Photo of nurse assisting stroke survivorMexican-Americans fared worse than their white counterparts 90 days after strokes, performing particularly badly on functional tests that predict survivors’ ability to take care of themselves, according to new research released Thursday.

“What we found most notable was the difference in functional outcome,” said Lynda Lisabeth, Ph.D., M.P.H., the study’s lead author and interim chair and associate professor of epidemiology at the University of Michigan School of Public Health in Ann Arbor, Mich. “Mexican-Americans did worse on all the measures of daily living activities compared to non-Hispanic whites.”

The level of functional impairment among Mexican-Americans was substantial. This is important given increasing functional impairment is highly predictive of nursing home admission and the need for informal care, researchers said.

Functional tests measured walking, bathing, grooming, eating, dressing, moving and toileting. Additional tests measured survivors’ neurologic and cognitive function 90 days after stroke.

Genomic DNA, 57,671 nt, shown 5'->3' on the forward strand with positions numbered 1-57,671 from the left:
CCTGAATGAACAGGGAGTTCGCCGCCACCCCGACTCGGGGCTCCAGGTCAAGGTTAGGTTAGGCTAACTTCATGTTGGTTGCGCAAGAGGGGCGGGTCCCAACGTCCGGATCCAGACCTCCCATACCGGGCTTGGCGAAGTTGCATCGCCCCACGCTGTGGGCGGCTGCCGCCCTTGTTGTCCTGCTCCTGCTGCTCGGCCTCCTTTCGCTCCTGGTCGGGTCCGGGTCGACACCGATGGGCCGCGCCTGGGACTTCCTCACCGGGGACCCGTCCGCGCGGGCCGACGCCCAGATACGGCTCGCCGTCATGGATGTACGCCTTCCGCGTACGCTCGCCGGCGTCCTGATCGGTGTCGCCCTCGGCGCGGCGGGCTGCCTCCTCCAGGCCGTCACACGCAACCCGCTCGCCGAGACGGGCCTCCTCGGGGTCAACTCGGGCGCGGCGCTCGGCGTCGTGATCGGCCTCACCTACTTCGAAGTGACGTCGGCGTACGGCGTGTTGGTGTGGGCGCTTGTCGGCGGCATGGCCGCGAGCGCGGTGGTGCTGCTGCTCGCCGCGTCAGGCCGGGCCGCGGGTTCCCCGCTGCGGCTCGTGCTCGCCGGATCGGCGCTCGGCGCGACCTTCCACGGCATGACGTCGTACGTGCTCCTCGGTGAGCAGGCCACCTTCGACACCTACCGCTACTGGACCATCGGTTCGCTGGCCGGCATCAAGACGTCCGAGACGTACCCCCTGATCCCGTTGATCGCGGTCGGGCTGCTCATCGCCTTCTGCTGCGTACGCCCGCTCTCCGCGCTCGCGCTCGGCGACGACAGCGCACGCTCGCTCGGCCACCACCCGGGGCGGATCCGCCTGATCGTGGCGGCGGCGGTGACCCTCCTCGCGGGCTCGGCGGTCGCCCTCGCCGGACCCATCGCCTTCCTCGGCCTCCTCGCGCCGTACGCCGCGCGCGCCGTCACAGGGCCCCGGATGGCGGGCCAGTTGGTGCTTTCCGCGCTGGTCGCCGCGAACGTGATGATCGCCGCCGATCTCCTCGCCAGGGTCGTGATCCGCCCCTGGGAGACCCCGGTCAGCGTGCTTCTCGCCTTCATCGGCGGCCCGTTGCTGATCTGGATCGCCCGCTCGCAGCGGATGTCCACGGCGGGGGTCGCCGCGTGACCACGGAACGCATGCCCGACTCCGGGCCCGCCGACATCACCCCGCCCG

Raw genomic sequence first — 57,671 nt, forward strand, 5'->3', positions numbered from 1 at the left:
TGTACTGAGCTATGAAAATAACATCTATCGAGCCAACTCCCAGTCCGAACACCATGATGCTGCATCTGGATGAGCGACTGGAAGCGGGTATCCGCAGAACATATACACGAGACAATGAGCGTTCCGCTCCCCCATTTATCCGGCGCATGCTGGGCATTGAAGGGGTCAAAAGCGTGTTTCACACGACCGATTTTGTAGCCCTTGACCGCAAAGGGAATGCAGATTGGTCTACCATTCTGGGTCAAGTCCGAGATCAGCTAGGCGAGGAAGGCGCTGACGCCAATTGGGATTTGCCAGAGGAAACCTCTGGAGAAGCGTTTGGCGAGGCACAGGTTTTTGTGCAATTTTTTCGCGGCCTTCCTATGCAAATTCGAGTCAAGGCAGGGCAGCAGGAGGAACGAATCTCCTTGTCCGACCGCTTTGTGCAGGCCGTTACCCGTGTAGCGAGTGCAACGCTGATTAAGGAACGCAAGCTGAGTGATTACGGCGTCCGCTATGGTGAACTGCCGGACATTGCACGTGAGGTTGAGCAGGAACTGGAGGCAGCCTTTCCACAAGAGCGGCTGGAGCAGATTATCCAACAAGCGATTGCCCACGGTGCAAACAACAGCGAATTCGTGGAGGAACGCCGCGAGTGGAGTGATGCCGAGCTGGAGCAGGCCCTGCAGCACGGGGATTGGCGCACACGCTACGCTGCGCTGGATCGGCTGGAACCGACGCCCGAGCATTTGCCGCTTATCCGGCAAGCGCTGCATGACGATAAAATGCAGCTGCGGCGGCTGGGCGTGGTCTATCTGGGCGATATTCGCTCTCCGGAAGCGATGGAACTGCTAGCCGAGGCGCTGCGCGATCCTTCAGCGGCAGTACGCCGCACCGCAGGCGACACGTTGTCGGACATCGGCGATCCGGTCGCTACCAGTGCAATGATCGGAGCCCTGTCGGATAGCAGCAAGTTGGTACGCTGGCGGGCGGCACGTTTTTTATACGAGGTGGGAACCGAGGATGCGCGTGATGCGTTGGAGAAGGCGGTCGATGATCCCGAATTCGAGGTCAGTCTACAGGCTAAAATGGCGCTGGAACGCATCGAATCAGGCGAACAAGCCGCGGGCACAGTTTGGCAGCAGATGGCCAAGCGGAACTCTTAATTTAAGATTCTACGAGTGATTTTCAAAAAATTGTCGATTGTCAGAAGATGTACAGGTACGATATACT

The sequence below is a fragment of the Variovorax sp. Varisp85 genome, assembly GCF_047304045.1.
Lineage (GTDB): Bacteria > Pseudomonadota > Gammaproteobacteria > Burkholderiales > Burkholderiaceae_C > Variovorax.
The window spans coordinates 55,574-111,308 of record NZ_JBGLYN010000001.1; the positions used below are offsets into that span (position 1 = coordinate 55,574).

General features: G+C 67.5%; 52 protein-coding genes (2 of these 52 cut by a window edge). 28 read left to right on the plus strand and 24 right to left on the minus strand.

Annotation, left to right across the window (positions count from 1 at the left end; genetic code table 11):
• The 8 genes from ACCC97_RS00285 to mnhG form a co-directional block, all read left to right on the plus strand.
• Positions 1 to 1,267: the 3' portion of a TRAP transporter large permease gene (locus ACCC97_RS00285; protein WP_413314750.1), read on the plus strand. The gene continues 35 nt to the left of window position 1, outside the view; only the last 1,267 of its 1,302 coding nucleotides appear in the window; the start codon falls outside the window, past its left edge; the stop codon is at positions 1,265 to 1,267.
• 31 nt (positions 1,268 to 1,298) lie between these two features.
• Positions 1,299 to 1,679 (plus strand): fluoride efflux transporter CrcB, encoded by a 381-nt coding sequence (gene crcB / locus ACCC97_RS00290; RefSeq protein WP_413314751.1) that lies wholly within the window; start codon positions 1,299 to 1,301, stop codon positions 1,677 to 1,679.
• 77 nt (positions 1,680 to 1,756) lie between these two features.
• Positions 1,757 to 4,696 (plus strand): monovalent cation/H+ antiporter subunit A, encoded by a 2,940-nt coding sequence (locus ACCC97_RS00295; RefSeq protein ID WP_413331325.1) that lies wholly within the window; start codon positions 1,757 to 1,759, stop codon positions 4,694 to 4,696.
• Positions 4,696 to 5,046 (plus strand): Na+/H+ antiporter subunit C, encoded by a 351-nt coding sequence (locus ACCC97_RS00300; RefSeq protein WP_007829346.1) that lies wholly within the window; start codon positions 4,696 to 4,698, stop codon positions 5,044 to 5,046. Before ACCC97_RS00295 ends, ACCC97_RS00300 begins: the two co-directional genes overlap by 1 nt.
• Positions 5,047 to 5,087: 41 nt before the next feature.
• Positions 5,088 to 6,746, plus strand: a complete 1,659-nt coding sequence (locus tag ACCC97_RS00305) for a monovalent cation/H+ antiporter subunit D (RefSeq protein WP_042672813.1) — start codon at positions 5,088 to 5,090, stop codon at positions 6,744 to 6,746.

Researchers also found that compared to whites:

  • Nearly one-third of Mexican-Americans had post-stroke dementia;
  • Mexican-Americans had more language dysfunction and 48 percent had worse neurologic scores;
  • Mexican-Americans had worse cognitive outcomes.

Study participants were from a larger research project in a non-immigrant south Texas community, with 64 percent Mexican-Americans. Researchers assessed neurologic outcome for 513 people; functional outcome for 510 people; and 415 for cognition.

Mexican-American stroke survivors were younger with a median age of 65, compared to a median 72 years for non-Hispanic whites. Women represented about half of those in the study.

Despite being at higher risk of stroke, Mexican-Americans have a lower risk of death from stroke than non-Hispanic whites. However, the new research suggests that they may also be living with more disability.

“This study provides the first piece of information on the prognosis of Mexican-American stroke survivors,” Lisabeth said. “The clinical and public health information we discovered is important for future research in stroke prevention and rehabilitation in stroke survivors.”

“We don’t yet have a complete picture of recovery for Mexican-Americans and what potential intervention strategies can improve their recovery.”

The article was published in the American Heart Association’s journal Stroke.